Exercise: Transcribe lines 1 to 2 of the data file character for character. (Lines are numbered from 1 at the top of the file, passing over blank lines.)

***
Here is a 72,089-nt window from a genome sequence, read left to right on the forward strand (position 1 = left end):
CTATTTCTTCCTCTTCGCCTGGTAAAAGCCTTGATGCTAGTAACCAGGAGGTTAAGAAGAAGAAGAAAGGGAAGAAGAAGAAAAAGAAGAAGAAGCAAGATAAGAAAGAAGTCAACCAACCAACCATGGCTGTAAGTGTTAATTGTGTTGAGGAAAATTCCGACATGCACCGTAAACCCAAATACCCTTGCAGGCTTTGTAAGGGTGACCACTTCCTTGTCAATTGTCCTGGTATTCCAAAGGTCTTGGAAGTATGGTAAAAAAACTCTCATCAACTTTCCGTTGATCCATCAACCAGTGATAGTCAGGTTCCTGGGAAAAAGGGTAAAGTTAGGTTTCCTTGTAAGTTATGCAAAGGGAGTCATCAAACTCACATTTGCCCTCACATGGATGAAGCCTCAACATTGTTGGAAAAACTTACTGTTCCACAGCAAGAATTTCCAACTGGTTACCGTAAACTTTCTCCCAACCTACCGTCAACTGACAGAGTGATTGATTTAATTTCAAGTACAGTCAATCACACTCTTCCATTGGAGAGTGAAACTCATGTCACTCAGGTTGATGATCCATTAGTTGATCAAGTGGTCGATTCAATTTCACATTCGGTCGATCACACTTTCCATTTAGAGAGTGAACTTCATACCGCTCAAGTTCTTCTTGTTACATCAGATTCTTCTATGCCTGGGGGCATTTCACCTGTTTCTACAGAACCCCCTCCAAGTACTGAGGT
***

Here is a 72,089-nt window from a genome sequence, read left to right on the forward strand (position 1 = left end):
CTATTTCTTCCTCTTCGCCTGGTAAAAGCCTTGATGCTAGTAACCAGGAGGTTAAGAAGAAGAAGAAAGGGAAGAAGAAGAAAAAGAAGAAGAAGCAAGATAAGAAAGAAGTCAACCAACCAACCATGGCTGTAAGTGTTAATTGTGTTGAGGAAAATTCCGACATGCACCGTAAACCCAAATACCCTTGCAGGCTTTGTAAGGGTGACCACTTCCTTGTCAATTGTCCTGGTATTCCAAAGGTCTTGGAAGTATGGTAAAAAAACTCTCATCAACTTTCCGTTGATCCATCAACCAGTGATAGTCAGGTTCCTGGGAAAAAGGGTAAAGTTAGGTTTCCTTGTAAGTTATGCAAAGGGAGTCATCAAACTCACATTTGCCCTCACATGGATGAAGCCTCAACATTGTTGGAAAAACTTACTGTTCCACAGCAAGAATTTCCAACTGGTTACCGTAAACTTTCTCCCAACCTACCGTCAACTGACAGAGTGATTGATTTAATTTCAAGTACAGTCAATCACACTCTTCCATTGGAGAGTGAAACTCATGTCACTCAGGTTGATGATCCATTAGTTGATCAAGTGGTCGATTCAATTTCACATTCGGTCGATCACACTTTCCATTTAGAGAGTGAACTTCATACCGCTCAAGTTCTTCTTGTTACATCAGATTCTTCTATGCCTGGGGGCATTTCACCTGTTTCTACAGAACCCCCTCCAAGTACTGAGGT